Emilio Cavallini and the resurgence of Op and Kinetic art by Gregory de la Haba
The Resurgence of Op and Kinetic Art
Since 2013, the art world has witnessed a deluge of Op and Kinetic art centered exhibitions by major international museums and galleries and the markets took notice: from 2000 to 2010 kinetic art prices at international auctions went up a whopping 128%. We asked Eva Zanardi, a New York based Art Advisor, blogger and Director of Communications at GR gallery on the Lower East Side, which specializes in Kinetic and Op art, to provide some context.
Gregory de la Haba: Why in your opinion are we witnessing an Op Art and Kinetic art resurgence?
Eva Zanardi: Op and Kinetic art can be both contemplative and instinctual, evoking potent reactions which can be as tranquil as raindrops slowly falling and dispersing in a body of water (such as in Italian artist Alberto Biasi’s “Gocce”) or as mesmerizing as a lightning strike (such as in British painter Bridget Riley’s “Blaze”). I personally find the fact that these two art movements are introspective and void of any political, religious or social commentary immensely refreshing.
First and foremost, Kinetic art and Op art are not the same: Kinetic art or kineticism (from the greek word “kinesis” meaning motion) is an international movement that refers to art of both real and apparent motion, created between 1920 and 1970. The term “kinetic art” was coined by artist Naum Gabo and his brother Antoine Pevsner in 1920 but popularized by the mobiles of artist Alexander Calder and the kinetic sculptures of George Rickey. Inspired by such iconoclastic movements such as Dada and Constructivism, Kinetic art, or, as some prefer, Dynamic Art, in the ’60s spawned a new movement, Op art, mostly interested in optical effects, the illusion of movement and the perception of the visual (among many others Bridget Riley, Getulio Alviani,Victor Vasarely, Julian Stanczak). Many of the Op and Kinetic artists were fascinated by mathematical puzzles, and scientific experiments in phenomena such as the parallax effect, in which objects appear to move in relation to things around them. They combined science and art but, at the same time, explored the philosophical depth and intellectual aspirations of Geometric Abstraction and its spiritual overtones. Works by artists such as Argentine painter Eduardo Mac Entyre and Omar Rayo(Colombia), among others, suggest a higher, meditative purpose.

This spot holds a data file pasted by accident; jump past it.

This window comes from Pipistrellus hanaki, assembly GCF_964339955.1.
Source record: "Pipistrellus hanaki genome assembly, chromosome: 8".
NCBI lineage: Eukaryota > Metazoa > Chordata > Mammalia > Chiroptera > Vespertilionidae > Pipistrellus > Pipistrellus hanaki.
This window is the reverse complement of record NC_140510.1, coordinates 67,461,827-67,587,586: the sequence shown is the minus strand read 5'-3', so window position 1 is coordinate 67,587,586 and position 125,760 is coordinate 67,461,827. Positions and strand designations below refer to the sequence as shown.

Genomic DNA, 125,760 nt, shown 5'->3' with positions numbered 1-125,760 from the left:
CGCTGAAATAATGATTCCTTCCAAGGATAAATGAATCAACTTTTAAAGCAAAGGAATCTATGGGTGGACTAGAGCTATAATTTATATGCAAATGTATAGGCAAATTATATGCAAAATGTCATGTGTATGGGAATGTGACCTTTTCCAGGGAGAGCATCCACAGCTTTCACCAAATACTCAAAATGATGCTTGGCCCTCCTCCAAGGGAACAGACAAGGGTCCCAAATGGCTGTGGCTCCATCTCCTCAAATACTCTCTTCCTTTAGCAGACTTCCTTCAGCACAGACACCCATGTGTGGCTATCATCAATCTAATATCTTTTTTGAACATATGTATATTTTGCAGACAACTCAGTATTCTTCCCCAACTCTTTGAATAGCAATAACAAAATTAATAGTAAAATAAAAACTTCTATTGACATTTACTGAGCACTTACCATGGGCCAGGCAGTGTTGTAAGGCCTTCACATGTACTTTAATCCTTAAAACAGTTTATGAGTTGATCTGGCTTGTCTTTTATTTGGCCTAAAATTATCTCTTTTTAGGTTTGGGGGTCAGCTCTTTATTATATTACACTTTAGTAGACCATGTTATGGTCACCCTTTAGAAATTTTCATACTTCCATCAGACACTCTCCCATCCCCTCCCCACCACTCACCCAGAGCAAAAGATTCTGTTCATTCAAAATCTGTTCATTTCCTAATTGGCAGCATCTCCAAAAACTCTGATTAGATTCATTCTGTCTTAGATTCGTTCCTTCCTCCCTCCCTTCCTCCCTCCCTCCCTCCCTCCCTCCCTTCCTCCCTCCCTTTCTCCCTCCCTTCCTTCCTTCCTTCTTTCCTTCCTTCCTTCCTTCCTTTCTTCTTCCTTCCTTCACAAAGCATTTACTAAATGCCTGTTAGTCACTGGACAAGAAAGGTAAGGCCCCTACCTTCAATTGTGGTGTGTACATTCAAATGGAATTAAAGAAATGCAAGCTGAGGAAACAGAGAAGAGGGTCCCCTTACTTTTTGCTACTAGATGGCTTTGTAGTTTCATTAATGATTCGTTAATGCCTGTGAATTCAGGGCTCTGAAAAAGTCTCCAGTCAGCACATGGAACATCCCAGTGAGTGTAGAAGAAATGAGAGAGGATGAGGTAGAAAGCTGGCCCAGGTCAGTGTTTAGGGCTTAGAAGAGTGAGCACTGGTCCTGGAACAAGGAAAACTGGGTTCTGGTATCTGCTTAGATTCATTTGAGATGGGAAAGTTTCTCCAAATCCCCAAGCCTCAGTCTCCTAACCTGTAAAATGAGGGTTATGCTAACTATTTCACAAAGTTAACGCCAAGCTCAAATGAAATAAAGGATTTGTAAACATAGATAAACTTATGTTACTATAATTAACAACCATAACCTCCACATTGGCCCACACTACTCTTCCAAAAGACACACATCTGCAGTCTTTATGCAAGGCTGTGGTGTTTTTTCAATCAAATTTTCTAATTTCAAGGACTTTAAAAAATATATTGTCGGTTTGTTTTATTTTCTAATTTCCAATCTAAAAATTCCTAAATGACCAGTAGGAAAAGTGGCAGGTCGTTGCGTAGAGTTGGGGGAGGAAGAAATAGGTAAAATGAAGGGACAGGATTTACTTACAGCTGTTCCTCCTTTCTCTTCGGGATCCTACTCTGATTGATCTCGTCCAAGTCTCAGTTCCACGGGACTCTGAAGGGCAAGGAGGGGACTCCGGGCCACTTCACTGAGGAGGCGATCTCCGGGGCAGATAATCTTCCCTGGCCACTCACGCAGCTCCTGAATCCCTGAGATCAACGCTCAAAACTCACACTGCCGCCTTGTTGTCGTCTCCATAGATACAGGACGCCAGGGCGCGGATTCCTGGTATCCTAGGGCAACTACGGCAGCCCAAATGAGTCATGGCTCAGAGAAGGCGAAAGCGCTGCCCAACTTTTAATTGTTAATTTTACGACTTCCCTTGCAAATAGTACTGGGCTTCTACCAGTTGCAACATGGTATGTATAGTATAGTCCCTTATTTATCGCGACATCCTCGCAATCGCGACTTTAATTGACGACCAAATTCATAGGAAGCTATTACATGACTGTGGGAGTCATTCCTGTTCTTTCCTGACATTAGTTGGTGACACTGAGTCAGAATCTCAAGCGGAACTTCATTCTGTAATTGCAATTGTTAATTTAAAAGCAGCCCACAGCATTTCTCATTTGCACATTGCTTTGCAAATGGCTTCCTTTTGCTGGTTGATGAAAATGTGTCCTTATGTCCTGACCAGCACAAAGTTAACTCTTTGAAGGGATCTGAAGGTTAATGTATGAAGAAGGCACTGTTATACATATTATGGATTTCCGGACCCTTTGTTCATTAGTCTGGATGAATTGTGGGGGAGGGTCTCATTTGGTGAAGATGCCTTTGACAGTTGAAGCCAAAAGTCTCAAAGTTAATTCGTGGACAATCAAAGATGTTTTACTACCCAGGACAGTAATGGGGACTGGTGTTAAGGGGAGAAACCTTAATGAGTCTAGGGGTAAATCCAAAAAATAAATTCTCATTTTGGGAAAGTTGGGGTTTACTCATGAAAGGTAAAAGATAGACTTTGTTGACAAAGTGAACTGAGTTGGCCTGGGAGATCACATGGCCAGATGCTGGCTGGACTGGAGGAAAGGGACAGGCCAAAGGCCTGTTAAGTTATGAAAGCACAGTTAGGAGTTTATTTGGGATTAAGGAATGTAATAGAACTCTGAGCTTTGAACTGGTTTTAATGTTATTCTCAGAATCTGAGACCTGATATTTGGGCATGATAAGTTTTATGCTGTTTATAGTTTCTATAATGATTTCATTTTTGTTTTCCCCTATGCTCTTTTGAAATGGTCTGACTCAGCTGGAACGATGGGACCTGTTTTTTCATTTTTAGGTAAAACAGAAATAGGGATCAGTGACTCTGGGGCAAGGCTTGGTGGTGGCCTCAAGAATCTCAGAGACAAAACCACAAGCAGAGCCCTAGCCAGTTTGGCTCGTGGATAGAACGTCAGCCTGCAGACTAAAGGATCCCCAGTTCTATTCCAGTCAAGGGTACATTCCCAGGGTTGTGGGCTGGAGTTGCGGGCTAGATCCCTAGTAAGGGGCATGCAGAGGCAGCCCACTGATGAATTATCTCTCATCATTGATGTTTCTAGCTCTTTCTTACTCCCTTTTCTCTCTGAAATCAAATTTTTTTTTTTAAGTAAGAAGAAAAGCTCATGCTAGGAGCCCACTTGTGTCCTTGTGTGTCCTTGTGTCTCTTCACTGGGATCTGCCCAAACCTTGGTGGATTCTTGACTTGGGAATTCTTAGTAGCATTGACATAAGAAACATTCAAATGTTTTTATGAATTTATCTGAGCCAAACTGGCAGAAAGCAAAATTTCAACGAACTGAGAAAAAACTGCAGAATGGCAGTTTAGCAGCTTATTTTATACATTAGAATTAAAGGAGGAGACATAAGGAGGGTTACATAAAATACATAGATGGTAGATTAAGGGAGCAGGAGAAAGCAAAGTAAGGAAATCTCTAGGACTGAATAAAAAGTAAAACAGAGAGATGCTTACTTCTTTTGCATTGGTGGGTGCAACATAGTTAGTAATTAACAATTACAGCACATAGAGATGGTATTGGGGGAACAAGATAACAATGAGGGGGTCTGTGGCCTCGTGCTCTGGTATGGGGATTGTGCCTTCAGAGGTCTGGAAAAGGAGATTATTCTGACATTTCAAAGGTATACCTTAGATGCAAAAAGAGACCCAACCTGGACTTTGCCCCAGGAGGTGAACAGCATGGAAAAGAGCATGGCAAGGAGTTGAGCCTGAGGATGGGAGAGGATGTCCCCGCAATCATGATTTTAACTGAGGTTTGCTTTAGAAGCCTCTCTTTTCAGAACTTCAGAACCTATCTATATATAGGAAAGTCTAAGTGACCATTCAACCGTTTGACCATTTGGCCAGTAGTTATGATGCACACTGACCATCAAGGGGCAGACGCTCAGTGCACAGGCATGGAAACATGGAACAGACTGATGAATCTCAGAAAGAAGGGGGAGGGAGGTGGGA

Read the full article attached